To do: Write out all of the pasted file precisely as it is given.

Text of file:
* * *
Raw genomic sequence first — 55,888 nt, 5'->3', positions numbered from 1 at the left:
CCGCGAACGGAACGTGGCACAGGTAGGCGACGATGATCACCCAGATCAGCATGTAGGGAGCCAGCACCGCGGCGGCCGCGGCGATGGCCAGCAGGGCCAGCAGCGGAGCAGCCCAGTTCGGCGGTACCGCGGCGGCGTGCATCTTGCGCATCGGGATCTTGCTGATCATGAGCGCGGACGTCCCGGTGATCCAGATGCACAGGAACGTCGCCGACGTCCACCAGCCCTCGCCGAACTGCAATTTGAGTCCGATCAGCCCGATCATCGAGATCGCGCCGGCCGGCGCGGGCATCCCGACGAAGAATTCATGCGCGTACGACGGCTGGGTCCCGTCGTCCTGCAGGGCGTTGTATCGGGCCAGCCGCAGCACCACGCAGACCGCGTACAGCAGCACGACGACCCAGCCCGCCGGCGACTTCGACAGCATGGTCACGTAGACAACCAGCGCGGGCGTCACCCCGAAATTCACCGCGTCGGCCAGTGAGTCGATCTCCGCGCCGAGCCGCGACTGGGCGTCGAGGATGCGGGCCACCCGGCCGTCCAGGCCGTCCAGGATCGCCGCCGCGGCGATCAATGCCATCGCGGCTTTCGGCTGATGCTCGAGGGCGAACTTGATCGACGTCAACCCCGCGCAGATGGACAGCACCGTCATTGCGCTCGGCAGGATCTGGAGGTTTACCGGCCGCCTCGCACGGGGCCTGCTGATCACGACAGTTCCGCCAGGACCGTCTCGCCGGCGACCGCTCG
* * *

Raw genomic sequence first — 55,888 nt, 5'->3', positions numbered from 1 at the left:
CCGCGAACGGAACGTGGCACAGGTAGGCGACGATGATCACCCAGATCAGCATGTAGGGAGCCAGCACCGCGGCGGCCGCGGCGATGGCCAGCAGGGCCAGCAGCGGAGCAGCCCAGTTCGGCGGTACCGCGGCGGCGTGCATCTTGCGCATCGGGATCTTGCTGATCATGAGCGCGGACGTCCCGGTGATCCAGATGCACAGGAACGTCGCCGACGTCCACCAGCCCTCGCCGAACTGCAATTTGAGTCCGATCAGCCCGATCATCGAGATCGCGCCGGCCGGCGCGGGCATCCCGACGAAGAATTCATGCGCGTACGACGGCTGGGTCCCGTCGTCCTGCAGGGCGTTGTATCGGGCCAGCCGCAGCACCACGCAGACCGCGTACAGCAGCACGACGACCCAGCCCGCCGGCGACTTCGACAGCATGGTCACGTAGACAACCAGCGCGGGCGTCACCCCGAAATTCACCGCGTCGGCCAGTGAGTCGATCTCCGCGCCGAGCCGCGACTGGGCGTCGAGGATGCGGGCCACCCGGCCGTCCAGGCCGTCCAGGATCGCCGCCGCGGCGATCAATGCCATCGCGGCTTTCGGCTGATGCTCGAGGGCGAACTTGATCGACGTCAACCCCGCGCAGATGGACAGCACCGTCATTGCGCTCGGCAGGATCTGGAGGTTTACCGGCCGCCTCGCACGGGGCCTGCTGATCACGACAGTTCCGCCAGGACCGTCTCGCCGGCGACCGCTCG